In recent years, war and conflict within Europe’s geographical proximity has led to an increased number of people seeking refuge in Europe. In order to protect the free mobility within the Schengen area, judicial hinders such as the Carriers Liability, Schengen Visa Policy, the Dublin regulation and the EU Turkey Deal as well as border control have been reinforced, preventing safe passage for people seeking refuge. By closing off safe and legal routes, a far more treacherous journey is forced upon migrants wishing to reach safety in Europe. As a consequence, series of temporary spaces, legal and/or illegal, are being created and transformed.
No Way is based upon interviews with people that have made the journey from the Middle East to Europe to seek refuge. The project exposes the relationship between the formal and the informal routes, and how the spaces along these routes and the time spent in them affect the body and the mind. With the help of an architect’s tools and methods, using architecture as evidence, the aim of our work is to visualize, in two and three dimensions, the spatial, and in the end humanitarian effects of Europe’s migration politics.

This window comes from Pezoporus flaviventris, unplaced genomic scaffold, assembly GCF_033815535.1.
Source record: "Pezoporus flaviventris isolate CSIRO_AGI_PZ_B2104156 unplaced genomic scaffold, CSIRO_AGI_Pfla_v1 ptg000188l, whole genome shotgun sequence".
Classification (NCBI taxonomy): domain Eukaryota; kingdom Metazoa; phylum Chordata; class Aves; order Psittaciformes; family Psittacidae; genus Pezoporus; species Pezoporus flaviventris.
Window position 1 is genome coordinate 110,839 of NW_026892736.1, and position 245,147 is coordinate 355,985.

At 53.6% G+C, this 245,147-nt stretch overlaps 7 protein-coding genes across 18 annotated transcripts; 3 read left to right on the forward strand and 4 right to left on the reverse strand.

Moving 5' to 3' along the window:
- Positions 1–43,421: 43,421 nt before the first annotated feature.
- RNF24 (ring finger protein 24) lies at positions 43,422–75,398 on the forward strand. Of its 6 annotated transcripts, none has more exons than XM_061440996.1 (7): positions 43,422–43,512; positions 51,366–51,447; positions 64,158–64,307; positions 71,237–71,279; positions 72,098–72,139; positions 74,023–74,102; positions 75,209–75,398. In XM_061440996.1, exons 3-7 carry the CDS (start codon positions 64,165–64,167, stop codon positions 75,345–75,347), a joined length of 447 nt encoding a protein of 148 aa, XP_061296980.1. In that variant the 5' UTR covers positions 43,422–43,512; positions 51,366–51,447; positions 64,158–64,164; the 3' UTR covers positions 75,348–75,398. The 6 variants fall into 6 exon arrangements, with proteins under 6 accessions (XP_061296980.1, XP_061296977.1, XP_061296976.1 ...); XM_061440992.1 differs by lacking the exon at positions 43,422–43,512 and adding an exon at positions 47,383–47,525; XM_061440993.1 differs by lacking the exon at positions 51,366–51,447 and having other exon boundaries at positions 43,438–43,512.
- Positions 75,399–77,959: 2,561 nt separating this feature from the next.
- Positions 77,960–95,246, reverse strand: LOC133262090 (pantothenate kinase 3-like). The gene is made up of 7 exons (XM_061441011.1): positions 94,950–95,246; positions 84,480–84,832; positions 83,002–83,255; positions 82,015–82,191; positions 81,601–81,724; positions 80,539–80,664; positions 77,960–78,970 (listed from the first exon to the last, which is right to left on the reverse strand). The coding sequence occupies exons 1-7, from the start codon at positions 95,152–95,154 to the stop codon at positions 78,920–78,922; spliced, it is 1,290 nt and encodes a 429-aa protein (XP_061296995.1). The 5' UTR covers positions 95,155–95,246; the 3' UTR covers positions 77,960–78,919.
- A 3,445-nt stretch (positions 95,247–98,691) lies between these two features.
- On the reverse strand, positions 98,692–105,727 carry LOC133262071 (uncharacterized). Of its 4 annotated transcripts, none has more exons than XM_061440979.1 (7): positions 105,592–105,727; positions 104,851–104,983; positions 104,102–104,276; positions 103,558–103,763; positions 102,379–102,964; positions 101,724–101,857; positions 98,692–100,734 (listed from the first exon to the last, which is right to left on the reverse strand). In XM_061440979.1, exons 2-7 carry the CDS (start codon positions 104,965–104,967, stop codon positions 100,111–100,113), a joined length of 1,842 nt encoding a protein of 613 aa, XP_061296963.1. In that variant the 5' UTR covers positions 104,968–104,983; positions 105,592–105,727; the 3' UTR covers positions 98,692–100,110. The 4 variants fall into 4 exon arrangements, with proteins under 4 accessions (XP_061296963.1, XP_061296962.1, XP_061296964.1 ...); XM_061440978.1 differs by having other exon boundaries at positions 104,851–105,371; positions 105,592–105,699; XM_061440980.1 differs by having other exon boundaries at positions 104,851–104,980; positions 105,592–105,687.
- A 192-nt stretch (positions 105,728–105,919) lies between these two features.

To take the discussion about these issues further CoRS arranged a panel talk with renowned participants specialised in law, architecture, criminology, sociology and storytelling. No Way has also been shown as interventions in the public space, as full scale drawings and an audio walk that enabled the visitors to listen to the informants’ stories and relate to different spatial situations along the way.
Contrary to most architects’ wishes to build space, the ultimate goal of No Way is to eliminate spaces, more precisely the harmful spaces that people seeking refuge are exposed to. These spaces need to be replaced by a safe passage into and through Europe. In our strive towards this goal, we have involved asylum lawyer Viktor Banke and sociologist and criminologist Vanessa Barker in our work, adding their knowledge within law, criminology and sociology as a critical filter to our architectural findings. It is our belief that a cross disciplinary approach is necessary to create an understanding of this complex issue. We hope that this method of tackling the subject will shed new light on the consequences of closing the borders of Europe.